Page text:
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What Is HIT?
The initials H.I.T. stand for High Intensity Training. It is a system of training made popular by Arthur Jones, and involves working harder, briefer and less frequently then the high volume approach to training. Many famous bodybuilders have used High Intensity Training including Casey, Viator, Mike Mentzer, Ray Menter, Dorian Yates, ect.
What Is Intensity?
Intensity is defined as the percentage of momentary muscular ability. And by doing each exercise to the point where you can't do another rep in good form you assure you have reached as close as possible to the level of 100% of momentary muscular ability.
How Many Reps Should I Do?
You should do as many reps as you can, but you should choose a weight that allows you to do between 6 to 10 reps.
When you can do 10 or more reps with a given weight, add 5% more for your next workout.
What Rep Speed Should I Use?
For normal reps do 2 second up and 4 seconds down. For super slow reps do 10 seconds up and 5 seconds down.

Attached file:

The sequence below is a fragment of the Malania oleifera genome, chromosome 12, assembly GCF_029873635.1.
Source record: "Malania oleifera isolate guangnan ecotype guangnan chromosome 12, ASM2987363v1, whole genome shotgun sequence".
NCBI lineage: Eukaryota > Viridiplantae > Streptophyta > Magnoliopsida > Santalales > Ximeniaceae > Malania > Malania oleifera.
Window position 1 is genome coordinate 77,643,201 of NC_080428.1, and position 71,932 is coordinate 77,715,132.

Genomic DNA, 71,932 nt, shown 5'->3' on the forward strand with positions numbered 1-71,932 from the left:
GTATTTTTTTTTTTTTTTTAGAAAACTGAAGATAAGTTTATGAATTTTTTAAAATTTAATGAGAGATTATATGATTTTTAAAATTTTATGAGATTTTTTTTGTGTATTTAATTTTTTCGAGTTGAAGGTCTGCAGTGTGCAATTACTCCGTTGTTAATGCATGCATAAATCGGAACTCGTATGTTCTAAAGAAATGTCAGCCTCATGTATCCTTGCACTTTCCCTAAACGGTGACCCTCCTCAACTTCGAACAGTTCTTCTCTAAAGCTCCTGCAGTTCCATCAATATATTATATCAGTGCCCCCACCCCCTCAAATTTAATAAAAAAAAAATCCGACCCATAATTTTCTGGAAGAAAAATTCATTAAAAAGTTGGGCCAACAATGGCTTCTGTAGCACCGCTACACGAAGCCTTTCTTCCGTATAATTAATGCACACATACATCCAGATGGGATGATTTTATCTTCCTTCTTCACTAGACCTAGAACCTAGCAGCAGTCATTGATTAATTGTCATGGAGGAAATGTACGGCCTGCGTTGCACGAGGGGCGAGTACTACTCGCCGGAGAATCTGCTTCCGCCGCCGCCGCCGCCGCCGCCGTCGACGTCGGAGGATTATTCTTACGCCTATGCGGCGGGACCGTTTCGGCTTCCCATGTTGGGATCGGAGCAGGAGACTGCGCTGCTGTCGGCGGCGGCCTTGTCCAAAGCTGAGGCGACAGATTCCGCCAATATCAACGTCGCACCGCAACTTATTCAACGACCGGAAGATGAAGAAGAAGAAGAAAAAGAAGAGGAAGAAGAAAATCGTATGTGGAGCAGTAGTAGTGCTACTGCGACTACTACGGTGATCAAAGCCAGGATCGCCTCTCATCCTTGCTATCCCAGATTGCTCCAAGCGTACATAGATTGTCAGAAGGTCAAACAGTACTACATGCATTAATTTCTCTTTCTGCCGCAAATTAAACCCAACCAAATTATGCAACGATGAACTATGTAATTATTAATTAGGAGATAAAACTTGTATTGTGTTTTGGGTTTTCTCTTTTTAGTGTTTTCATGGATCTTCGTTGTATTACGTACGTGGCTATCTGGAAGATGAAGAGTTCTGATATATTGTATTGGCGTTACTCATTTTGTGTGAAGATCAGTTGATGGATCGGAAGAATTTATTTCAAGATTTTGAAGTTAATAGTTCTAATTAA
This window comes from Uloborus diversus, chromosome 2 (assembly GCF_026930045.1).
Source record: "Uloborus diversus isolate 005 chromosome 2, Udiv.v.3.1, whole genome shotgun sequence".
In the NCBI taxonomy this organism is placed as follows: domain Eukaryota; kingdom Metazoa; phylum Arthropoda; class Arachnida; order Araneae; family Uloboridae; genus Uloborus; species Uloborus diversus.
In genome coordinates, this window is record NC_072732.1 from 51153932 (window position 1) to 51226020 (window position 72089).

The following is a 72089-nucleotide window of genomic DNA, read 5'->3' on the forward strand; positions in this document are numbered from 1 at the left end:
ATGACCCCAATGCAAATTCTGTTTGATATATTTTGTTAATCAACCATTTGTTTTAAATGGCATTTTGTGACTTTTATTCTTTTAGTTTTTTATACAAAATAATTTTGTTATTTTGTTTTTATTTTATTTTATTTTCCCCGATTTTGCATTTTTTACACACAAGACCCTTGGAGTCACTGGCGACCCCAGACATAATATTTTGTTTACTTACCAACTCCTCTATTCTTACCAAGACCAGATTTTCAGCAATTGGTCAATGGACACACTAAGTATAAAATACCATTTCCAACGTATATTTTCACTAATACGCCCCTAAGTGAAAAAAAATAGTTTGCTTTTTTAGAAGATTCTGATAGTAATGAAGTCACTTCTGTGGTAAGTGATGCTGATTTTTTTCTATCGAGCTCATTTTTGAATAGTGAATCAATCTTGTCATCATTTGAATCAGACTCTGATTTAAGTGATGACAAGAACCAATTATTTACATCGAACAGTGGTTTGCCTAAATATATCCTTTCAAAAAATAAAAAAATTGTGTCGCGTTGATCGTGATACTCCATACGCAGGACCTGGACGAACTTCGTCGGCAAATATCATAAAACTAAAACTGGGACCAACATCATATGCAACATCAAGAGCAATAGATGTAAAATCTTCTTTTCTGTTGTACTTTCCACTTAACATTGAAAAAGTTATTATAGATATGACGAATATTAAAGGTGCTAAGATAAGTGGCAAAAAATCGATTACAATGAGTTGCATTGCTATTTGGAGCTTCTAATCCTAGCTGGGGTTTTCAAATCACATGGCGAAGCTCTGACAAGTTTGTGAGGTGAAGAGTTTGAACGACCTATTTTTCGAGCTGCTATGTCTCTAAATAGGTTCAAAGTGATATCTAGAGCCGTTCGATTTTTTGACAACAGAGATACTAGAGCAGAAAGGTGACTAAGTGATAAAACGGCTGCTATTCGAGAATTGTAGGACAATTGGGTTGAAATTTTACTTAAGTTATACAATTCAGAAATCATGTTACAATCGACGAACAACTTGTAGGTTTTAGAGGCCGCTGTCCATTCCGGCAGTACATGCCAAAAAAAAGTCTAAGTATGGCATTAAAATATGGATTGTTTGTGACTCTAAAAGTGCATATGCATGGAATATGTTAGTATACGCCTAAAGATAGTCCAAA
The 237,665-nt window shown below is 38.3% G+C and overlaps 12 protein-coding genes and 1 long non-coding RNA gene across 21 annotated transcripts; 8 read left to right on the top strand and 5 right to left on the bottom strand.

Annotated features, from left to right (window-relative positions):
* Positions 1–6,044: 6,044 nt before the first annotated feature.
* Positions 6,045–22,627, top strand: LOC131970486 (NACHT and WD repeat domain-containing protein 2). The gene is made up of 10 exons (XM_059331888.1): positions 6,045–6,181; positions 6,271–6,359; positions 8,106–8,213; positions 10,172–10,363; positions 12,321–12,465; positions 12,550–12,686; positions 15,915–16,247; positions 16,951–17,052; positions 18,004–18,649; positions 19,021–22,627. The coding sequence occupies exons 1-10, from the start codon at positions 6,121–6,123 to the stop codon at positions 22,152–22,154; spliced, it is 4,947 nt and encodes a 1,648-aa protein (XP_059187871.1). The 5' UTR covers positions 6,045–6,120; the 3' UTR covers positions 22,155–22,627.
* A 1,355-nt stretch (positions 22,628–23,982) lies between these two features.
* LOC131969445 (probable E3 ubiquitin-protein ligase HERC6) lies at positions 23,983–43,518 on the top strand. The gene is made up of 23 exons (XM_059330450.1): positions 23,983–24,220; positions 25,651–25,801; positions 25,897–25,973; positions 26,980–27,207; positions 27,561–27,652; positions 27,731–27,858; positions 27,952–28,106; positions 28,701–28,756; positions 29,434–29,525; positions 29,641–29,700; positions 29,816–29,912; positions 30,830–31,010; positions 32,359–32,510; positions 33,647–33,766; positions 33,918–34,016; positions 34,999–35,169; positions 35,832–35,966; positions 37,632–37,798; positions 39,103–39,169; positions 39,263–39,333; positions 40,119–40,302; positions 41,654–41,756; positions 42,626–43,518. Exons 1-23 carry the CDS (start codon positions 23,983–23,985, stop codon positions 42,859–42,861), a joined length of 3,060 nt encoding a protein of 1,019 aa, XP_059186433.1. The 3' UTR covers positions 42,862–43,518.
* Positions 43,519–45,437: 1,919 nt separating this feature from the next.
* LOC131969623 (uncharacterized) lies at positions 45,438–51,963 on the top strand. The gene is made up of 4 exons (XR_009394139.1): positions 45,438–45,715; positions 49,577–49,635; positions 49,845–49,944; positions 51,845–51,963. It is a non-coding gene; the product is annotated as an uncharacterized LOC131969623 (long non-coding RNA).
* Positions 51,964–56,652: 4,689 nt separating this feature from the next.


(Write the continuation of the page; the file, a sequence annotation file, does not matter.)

How Many Sets Should I Do?
If you do all your sets as hard as possible there is no reason nor would not be possible to do many sets.
Most HIT experts advise no more then 1 to 2 sets per exercise.
How Many Exercises Per Body Part?
No more then 1 to 3 exercises per body part should be done.
How Many Times A Week Should I Workout?
HIT workouts can be anywhere from 4 days a week to only 1 workout every 10 days. A rule of HIT is, as you get stronger the stress is greater and you will need to rest more between workouts.
How Much Rest Between Sets?
You should rest only long enough so that you know you can give you all on your next set, and over time try to rest less.
What Is A Sample HIT Workout?
Try the following on Mondays, Wednesdays and Fridays or Tuesdays and Thursdays.
Chin up or Lat Pulldown
Dumbbell Fly or Pec Deck
Dumbbell Lateral Raise
Where Can I Learn More About High Intensity Training?
Check out the following links:
Mike Mentzer Workout
Mike Mentzer Underground Seminar
Disclaimer: This information is for entertainment purposes only. We strongly recommend that you consult a physician before beginning any exercise program. MuscleNet.com is not a licensed medical care provider. The reader should understand that participating in any exercise program can result in physical injury and agrees to do so at his own risk. The findings and opinions of authors expressed herein are those of the author and do not necessarily state or reflect those of MuscleNet.com.